5 Reasons to Drink Pink Wine

There are few better wines than rose for summer sipping. Try one (or all) of these.

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Reputations can be tough to shed. Perhaps none are more stubborn than rosé’s. Why? The wine industry–by cranking out millions of bottles and casks of bland, too-sweet white zinfandel in the 1980s–did its best to kill the notion that pink wine can be a tasty, refreshing, refined drink.

Today, though, rosé is no longer the pink-headed stepchild of the wine shop. According to data from the Wine Market Council, of those Americans who drink at least one glass of wine each week, 18% of the time they drink pink.

Chalk it up to a competitive global wine market, improved grape-growing and winemaking practices and a few important flag wavers such as highly regarded New Zealand winemaker Kim Crawford (in his case, with a rosé called Pansy!, mostly marketed to the gay community). Maybe it’s a combination of all three that’s made rosé one of the best value-for-dollar wine categories on the shelf.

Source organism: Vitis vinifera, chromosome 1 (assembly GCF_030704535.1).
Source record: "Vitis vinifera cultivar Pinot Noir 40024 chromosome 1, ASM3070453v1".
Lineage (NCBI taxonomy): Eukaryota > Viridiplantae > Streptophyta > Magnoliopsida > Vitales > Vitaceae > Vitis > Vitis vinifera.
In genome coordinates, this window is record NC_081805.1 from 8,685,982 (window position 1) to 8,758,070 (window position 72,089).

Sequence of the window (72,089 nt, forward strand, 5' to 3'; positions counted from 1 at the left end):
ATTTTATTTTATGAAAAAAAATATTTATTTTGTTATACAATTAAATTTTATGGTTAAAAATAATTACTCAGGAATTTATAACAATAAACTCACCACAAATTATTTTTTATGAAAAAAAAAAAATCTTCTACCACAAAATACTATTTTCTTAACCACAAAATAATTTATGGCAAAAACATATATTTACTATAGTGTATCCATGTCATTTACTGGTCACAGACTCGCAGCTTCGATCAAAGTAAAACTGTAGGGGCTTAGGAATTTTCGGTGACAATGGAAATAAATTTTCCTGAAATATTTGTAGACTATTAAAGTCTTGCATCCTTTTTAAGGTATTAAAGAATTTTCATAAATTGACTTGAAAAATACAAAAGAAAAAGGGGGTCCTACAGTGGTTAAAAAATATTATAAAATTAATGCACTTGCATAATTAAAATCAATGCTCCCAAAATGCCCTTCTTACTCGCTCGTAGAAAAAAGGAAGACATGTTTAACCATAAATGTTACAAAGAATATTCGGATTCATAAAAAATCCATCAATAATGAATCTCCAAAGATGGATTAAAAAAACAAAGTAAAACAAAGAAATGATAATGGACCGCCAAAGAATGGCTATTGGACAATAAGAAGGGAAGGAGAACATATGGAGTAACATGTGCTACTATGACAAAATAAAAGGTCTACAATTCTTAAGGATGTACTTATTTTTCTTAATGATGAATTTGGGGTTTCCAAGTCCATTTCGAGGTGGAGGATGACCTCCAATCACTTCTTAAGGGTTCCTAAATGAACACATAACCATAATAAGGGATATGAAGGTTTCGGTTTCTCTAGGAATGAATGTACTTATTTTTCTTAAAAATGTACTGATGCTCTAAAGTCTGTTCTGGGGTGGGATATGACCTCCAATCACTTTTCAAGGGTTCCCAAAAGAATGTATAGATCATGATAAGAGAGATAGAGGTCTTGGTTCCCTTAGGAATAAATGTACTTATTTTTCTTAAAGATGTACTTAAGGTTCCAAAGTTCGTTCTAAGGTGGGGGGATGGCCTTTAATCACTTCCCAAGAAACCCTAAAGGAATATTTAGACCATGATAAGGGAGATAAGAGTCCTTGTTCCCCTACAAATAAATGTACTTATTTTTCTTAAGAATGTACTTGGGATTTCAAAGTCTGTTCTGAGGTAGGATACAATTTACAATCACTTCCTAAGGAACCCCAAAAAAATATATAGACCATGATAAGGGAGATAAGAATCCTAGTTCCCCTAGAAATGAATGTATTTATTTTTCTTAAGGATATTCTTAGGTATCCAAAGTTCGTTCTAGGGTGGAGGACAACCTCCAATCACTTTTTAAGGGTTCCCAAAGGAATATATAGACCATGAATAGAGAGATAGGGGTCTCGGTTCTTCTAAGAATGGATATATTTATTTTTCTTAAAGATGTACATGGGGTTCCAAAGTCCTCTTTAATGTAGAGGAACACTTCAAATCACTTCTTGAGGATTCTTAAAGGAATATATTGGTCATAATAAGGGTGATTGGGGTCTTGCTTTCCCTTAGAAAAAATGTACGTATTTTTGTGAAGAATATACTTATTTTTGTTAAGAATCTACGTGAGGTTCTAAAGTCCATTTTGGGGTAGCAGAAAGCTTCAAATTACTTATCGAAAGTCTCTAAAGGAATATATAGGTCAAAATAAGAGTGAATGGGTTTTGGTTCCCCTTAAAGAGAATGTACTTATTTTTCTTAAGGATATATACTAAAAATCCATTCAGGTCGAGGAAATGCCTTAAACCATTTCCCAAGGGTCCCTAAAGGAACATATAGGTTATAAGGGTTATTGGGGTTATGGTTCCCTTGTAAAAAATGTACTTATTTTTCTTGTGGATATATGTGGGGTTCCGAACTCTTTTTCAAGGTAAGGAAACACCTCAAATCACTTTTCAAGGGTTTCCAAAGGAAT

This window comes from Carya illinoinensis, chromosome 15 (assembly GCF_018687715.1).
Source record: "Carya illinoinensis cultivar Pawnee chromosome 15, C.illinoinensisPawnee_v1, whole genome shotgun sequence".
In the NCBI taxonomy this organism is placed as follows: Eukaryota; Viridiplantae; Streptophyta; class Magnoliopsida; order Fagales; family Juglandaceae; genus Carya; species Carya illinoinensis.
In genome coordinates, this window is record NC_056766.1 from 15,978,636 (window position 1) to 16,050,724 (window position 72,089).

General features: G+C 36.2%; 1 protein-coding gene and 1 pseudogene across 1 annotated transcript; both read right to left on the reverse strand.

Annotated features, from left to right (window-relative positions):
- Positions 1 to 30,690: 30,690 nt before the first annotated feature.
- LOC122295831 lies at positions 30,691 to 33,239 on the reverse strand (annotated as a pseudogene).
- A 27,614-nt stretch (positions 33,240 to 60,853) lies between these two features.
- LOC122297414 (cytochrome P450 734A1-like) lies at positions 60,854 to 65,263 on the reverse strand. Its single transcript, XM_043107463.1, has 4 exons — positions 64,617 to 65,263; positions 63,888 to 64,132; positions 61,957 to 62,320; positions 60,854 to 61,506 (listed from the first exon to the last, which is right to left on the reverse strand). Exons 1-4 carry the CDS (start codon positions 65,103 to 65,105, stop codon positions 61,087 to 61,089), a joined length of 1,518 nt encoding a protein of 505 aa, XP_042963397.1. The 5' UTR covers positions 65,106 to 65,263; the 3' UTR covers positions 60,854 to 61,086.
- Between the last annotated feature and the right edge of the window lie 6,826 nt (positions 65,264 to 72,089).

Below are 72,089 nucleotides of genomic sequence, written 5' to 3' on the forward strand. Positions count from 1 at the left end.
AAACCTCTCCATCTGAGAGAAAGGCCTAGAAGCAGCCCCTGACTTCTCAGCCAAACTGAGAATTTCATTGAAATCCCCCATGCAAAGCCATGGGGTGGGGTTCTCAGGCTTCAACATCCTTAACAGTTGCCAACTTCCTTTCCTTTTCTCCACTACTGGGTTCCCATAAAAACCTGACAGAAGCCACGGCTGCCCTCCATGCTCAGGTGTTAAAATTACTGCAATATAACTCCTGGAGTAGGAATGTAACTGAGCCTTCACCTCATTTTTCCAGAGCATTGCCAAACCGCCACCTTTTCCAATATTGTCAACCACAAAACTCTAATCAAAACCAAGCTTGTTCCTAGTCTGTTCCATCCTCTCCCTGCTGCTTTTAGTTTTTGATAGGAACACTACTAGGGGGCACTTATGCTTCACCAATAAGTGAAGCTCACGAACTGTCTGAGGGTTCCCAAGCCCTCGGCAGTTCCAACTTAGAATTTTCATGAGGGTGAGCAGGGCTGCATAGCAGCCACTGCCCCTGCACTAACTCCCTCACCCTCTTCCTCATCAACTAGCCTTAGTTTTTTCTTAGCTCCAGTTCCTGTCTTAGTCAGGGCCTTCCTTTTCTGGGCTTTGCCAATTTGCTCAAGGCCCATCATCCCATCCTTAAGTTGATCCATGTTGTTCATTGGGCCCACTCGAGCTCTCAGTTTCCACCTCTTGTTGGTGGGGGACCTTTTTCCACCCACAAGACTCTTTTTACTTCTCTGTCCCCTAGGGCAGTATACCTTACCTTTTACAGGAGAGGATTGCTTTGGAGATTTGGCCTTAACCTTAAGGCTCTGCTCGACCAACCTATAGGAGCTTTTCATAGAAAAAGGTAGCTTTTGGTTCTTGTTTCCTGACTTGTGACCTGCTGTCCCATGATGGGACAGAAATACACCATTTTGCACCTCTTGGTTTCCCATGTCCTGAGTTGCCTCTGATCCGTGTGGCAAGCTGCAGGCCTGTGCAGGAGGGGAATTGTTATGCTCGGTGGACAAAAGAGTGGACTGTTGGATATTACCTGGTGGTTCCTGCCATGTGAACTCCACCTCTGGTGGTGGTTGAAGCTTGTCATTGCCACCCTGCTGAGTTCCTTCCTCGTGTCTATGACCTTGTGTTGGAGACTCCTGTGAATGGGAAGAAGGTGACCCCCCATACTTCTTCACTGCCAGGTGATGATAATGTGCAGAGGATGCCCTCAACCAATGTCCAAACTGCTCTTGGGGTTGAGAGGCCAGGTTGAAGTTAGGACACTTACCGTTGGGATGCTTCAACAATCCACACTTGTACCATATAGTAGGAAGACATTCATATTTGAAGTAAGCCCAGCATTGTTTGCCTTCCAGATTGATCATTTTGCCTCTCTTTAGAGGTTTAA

That’s what Charles Bieler of Three Thieves Wines (click here to see Bieler’s recommended rosés), has been saying for years. He started out in the wine business in the early 1990s, promoting and marketing the rosé his father then made at Château Routas in Provence, France, by driving around the U.S. in a pink Cadillac–wearing a pink tux and top hat, no less.

Today, such gimmicks are unnecessary. Wine shops carry dozens of high-quality rosés from several different countries, including Bieler’s–one from France that his family still makes, called Bieler Père et Fils, and the other called Charles & Charles, from Washington, in partnership with local winemaker Charles Smith.

But even though rosé has regained acceptance, the same rule applies for this style of wine as any other: Education equals better buys.

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